Approximate time line
  • April 1 Fly to Lhasa, Tibet.
  • April 8 Arrive in Base Camp.
  • April 12-13 Sherpas establish Interim and Advanced Base Camp.
  • April 15 Members arrive at ABC.
  • April 20-May 20 Stock the higher camps.
  • May 20-30 Summit attempts.
  • June 7 Return to Kathmandu.
  • ABOUT THE EXPEDITION

    This will be Himalayan Experience's 6th expedition to Mt. Everest. Russell Brice, the expedition leader, has twice summited Everest via this route, and has participated in eight Everest trips in the past. Himalayan Experience's team of seasoned Sherpas and guides will be leading a team of eight climbers and five trekkers.

    The North Ridge of Everest lays wholly within the country of Tibet. This is the route pioneered by the British in the 1920's and 30's. It was the sight of the great Mallory and Irvine epic of 1924, and was first climbed to the summit in 1974 by a team of Chinese climbers.

    The North Ridge differs greatly from Nepal's South Col route. Edmund Hillary and Tenzing Norgay successfully ascended the South Col route in 1953. Since then, the South Col route has been ascended by over 800 climbers. The North Ridge has had fewer than 200 successful ascents.

    Base camp (BC) will be located on the Rongbuk glacier at 5,200 meters. From here, a rocky trail leads to an Interim Camp and on to Advanced Base Camp (ABC) at 6,400 meters. Luckily, most of our gear can be carried the 22 kilometers from BC to ABC by yaks.

    ABC will be our base of operations for the upper mountain. This collection of tents, complete with our supplies of communication equipment, climbing gear, oxygen bottles and food, is the center of our expedition's logistical operations.

    The first two thirds of the expedition will be spent organizing these and the higher camps. Teams of Sherpas and climbers will shuttle gear ever higher on the peak, establishing camps at 7,000 meters, 7,500 meters, 7,900 meters and 8,300 meters.

    Fixed lines (ropes strung along the route and anchored in place) will connect the camps and lead towards the summit. The fixed lines are a critical part of the safety system we use. Heavily laden climbers use the ropes to scale the steeper slopes and weary climbers rely on them to guide their descent. Even in a storm, a climber attached to the fixed lines, can find their way to the next camp.

    Once the camps are established, we can begin to dream of the summit. A combination of events are critical to a successful summit day. The weather must be perfect, light winds and clear skies. And the climbers have to be acclimatized (the process by which the body adjusts to the altitude) and healthy.

    The North Ridge's primary challenge comes on summit day. The route from high camp at 8,300 meters climbs through the twisted and blocky yellow band and onto the crest of the ridge, just below the First Step. Following the ridge line, up and over the three steps and onto the summit snow slopes is an airy experience. The Second Step, a 5.8 corner system, is ascended via a ladder placed there by the Chinese during the first ascent in 1974. Traversing the ridge, you are treated to spectacular views of the Kangshung face, which dives for over 3000 meters beneath your crampons.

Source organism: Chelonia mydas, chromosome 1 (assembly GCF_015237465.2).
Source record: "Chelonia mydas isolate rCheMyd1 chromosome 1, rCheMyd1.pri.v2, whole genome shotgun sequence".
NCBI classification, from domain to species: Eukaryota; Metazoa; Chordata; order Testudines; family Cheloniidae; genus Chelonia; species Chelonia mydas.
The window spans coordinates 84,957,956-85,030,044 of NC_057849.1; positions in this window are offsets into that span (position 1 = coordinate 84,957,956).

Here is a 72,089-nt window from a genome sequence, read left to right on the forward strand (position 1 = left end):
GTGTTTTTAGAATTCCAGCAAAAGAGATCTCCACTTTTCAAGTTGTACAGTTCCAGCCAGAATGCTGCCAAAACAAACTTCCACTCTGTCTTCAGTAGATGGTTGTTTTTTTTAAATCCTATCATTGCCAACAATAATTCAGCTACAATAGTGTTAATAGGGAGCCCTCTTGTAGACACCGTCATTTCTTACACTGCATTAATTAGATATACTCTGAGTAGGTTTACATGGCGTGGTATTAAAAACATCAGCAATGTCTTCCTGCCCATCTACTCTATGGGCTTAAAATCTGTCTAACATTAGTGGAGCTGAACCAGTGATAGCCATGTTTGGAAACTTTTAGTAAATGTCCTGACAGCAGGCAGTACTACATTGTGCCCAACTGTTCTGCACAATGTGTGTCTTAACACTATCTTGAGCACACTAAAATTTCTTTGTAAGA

The final climb to the summit takes you up a classic pyramid of snow, slowly flattening at the top. The summit ridge undulates towards the South Summit and the route rising from the South Col. We are all hoping to snap photos of ourselves, with this view behind us.

    Here's a little background on The Team which will be making this climb:

    The Guides:
    Russell Brice (expedition leader): Owner of Himalayan Experience and Chamonix Experience guide services. A New Zealander living in Chamonix, France, Russell is a U.I.A.G.M. certified guide, with over 25 years of professional experience.

    Highlights include 9 seasons on Everest, twice to the top via the North Ridge. Speed records on the Southwest Ridge of Ama Dablam and the Tichy route on Cho Oyu. He has participated in over 35 Himalayan expeditions. Russell is a founding member of IGO8000, a professional organization which is working to improve the quality of commercial expeditions to the world's highest peaks. While not guiding, he devotes himself to organizing the logistics of extreme balloon trips (ballooning over Everest, the circumnavigation of the globe, and a trip to the stratosphere).

    Andy Lapkass (Breckenridge, CO): Andy has been climbing in the Himalaya since 1984, with over 27 expeditions in Pakistan, Tibet and Nepal. He has summited Everest twice, both via the South Col (1990 & 1999). Other summits include: Lhotse, Nuptse, Cho Oyu, Ama Dablam & Pumori. He has 15 years of experience as a guide. Andy is also a physician's assistant, providing valuable medical training to the team.

    Chris Warner (Ellicott City): Owner of Earth Treks Climbing Center and an A.M.G.A. certified Alpine Guide. Chris has guided over 60 international expeditions. Highlights include new routes on Ama Dablam and Shivling and ascents of Cho Oyu and over one hundred 6,000 meter peaks.

    Mark Whetu (Queenstown, New Zealand): Owner of Mountain Works, a guide service and gear shop on the South Island. Mark has climbed over two dozen peaks in the Himalaya. He has twice summited Everest via the North Ridge. Other highlights include: Cho Oyu, Shishapangma (twice), and Island Peak (five times). Mark is a very accomplished high-altitude cinematographer and will be filming the expedition.